In November, calls to unemployment compensation centers spiked from eight million to 15 million, up significantly from the same period of 2011. "We're hoping this fall was an anomaly," Hearthway said.
The increase in calls was so alarmingly large that her department asked state police to investigate, she said.
"We don't know whether there's any intentional activity" or whether the increase could be attributed to callers using cellphones with automatic redial, Hearthway said.
The increases come amid a $30 million reduction in federal funding that had gone in part to staffing the call centers - forcing 100 layoffs and the closure of the center in Philadelphia.
State Sen. Tina Tartaglione (D., Phila.) said she attributed the difficulties directly to those closures, and was angry that people who had spent their careers helping the unemployed were now themselves unemployed.
Hearthway said that the agency had instituted a fax system to help alleviate call volumes, and that an e-mail system for people to contact the unemployment compensation centers should be operational soon.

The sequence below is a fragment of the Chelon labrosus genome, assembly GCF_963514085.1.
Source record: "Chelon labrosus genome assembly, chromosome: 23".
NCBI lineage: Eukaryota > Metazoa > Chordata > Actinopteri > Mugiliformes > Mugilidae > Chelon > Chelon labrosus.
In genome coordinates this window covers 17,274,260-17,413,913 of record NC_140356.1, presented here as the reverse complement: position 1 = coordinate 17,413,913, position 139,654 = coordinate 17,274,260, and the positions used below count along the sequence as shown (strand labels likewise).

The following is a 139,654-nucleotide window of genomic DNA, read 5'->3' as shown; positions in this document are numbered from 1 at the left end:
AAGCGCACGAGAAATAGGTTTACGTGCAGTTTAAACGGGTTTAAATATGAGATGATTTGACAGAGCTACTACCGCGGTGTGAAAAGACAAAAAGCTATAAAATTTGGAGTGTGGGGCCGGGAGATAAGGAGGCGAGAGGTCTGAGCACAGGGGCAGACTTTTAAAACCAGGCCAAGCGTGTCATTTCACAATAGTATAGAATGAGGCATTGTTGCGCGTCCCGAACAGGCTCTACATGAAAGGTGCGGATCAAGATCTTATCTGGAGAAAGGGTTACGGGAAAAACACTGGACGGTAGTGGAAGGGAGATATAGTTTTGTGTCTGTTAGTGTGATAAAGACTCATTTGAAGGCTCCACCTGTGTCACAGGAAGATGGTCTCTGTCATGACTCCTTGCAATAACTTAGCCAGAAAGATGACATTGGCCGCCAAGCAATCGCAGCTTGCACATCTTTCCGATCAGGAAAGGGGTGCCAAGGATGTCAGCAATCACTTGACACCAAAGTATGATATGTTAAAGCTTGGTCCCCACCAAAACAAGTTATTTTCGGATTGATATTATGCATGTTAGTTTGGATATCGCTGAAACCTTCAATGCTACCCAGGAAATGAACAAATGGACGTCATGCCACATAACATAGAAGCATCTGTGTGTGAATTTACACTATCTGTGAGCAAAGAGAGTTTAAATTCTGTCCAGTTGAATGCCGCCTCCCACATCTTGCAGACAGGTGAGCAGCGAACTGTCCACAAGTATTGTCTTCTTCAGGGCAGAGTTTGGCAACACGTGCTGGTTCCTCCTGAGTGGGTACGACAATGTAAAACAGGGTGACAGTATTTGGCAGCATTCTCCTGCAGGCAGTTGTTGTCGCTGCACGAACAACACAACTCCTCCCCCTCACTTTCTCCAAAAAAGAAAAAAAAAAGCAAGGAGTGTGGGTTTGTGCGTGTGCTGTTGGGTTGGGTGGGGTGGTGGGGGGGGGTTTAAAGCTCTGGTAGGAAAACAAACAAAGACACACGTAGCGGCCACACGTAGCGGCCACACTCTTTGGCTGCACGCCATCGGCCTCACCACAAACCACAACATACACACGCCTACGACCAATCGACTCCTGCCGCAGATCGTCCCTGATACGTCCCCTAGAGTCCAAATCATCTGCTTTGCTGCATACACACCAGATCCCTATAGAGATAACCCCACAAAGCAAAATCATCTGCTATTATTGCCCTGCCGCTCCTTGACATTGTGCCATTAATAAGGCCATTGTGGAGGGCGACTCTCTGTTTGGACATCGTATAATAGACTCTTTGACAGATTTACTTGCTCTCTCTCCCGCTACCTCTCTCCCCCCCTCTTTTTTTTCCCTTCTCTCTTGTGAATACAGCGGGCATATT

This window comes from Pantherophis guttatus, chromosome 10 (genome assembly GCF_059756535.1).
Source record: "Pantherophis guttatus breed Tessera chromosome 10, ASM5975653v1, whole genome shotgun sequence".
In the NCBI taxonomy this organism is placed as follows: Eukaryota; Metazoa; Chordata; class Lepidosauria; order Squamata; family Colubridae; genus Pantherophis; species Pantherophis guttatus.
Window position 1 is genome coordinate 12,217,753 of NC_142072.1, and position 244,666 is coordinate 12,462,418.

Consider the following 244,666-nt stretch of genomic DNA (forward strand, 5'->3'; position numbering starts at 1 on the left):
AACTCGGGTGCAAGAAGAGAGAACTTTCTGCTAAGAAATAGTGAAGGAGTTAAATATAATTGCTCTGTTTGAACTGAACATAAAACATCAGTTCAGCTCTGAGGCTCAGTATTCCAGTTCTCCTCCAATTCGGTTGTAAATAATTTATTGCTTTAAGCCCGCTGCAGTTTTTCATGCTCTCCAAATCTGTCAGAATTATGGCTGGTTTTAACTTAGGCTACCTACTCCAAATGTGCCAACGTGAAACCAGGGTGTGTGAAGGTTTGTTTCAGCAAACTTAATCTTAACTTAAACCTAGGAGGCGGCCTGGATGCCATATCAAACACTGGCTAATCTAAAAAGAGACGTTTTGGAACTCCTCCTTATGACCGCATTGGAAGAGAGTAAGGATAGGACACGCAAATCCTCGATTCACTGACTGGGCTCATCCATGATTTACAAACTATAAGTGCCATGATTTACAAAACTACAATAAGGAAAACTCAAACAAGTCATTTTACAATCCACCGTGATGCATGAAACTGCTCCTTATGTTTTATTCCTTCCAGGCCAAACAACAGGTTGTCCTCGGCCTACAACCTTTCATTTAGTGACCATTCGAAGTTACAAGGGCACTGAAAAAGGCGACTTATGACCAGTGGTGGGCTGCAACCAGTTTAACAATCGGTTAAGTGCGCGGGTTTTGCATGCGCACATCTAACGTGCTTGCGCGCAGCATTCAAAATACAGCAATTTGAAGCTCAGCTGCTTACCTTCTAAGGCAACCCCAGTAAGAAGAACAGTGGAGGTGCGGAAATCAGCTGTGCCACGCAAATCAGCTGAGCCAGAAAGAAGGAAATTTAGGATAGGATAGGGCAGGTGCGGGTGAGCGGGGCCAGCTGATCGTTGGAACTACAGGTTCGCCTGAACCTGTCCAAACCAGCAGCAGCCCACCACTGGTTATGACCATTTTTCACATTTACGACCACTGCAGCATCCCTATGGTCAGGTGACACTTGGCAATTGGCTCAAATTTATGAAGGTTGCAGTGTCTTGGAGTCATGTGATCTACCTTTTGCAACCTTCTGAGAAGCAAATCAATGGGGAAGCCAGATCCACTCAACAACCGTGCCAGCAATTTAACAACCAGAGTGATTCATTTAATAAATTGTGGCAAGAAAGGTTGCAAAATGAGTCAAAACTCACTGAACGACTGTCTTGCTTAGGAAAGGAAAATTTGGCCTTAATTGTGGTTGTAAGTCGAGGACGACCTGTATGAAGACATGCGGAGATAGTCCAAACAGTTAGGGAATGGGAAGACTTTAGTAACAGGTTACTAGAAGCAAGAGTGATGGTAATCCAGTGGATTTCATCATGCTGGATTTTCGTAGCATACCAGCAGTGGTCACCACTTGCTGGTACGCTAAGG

Tartaglione said she was disappointed. "I didn't hear any concrete proposal to fix it," she said.
Tartaglione has introduced a bill to help fund unemployment compensation administration through a percentage of funds from the state wage tax.
Hearthway suggested that individuals use the Internet or call other than at the first of the week to avoid busy signals.
One good option for callers: their local legislators' offices. House and Senate aides have access to dedicated phone lines that connect with staff members at the call centers who, according to lawmakers at the hearing, process claims in a timely manner.
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